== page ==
So I got certified as a volunteer administrator. They gave me the job full-time. And I was doing tours and I was doing volunteers, and I’d even go talk to schools and stuff. So I liked it. I was like a crazy man. I was busy. And then this lonely person came to the office. I’m the only person. Linda. OK. This is, what, 22 years ago? About 22 years ago. She came and she started to do a little bit part-time stuff. And she was very good. She jumped right into it. 

She had a background working with our population. She was a nurse and she worked for Perkins. She started to help with the volunteer program. I hired her part-time, and then there was a need for her to be full-time. It’s been a terrific relationship that we’ve had. And the program is expanding from when I first started to do it 40, 45 years ago. We had about 15 volunteers. And we’d have activities, but nothing like we have now. And today, we’ve expanded. I count up to 1,000 volunteers. We have about 350 that are regular volunteers. It’s become much more of a very, very serious part of our school program. And that’s where we are at this point.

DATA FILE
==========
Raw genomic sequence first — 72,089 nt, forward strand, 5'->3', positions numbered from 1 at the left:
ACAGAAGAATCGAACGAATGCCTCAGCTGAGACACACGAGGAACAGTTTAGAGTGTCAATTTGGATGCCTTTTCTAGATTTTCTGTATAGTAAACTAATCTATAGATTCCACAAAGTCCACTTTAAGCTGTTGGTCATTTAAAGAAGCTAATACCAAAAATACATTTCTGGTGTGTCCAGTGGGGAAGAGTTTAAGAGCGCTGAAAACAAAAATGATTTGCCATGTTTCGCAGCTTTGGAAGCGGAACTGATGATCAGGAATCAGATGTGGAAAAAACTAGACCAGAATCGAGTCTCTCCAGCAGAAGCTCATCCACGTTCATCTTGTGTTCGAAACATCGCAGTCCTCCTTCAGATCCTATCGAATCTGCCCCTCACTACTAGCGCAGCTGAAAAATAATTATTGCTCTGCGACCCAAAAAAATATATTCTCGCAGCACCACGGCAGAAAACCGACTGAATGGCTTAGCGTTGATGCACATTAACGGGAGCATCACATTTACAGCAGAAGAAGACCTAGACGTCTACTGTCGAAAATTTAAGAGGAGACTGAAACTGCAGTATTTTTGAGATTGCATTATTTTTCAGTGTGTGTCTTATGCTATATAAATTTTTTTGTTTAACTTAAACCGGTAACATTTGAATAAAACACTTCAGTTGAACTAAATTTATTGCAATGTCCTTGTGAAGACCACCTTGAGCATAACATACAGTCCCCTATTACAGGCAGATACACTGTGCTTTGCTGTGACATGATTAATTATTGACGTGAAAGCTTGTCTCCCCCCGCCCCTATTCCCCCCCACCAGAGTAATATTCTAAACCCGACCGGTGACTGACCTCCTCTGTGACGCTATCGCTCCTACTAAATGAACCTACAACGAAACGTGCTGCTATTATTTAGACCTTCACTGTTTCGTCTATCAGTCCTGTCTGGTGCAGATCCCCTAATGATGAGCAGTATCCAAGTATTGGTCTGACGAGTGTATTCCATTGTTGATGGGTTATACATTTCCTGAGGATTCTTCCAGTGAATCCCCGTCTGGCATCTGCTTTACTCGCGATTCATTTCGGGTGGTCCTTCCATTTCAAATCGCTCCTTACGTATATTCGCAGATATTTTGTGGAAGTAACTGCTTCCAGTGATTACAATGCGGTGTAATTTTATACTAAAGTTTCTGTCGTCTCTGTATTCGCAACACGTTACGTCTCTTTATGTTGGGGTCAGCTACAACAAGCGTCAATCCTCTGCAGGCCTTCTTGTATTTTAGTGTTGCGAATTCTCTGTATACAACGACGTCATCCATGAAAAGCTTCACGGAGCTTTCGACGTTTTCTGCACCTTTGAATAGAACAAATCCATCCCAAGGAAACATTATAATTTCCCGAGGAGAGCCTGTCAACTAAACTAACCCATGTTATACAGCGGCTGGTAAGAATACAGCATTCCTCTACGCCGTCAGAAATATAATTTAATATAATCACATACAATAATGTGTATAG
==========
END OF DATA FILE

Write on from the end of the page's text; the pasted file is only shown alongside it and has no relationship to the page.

Hale: So I got to meet somebody that’s been volunteering since 1975, I believe. And I’m wondering how many of these volunteers you have close relationships with. What do you find satisfying about working with Perkins volunteers? 

Cataruzolo: Well, it’s meeting with someone and getting a very, very good feeling about their personality, who they are, their willing to give, and then them coming in and working with our students, working at Perkins and saying, this has been the most wonderful experience I’ve had. And I would say 95% of the volunteers who volunteer for us, when they leave Perkins, that’s the comments they make. It was a tremendous experience, great learning experience. And the nice thing is that it is a staff– it’s a staff commitment, too. 

We have wonderful volunteers because of the staff influence that they. They work with the volunteers, they make the volunteers feel like this is a family type of thing. So it’s a wonderful opportunity for me to see them grow that way. And we’ve had high school students who want to continually come back, who go off to college. Some of them come back and they get employed here. So I think that’s the thing that makes me feel good about it. We’re doing something right.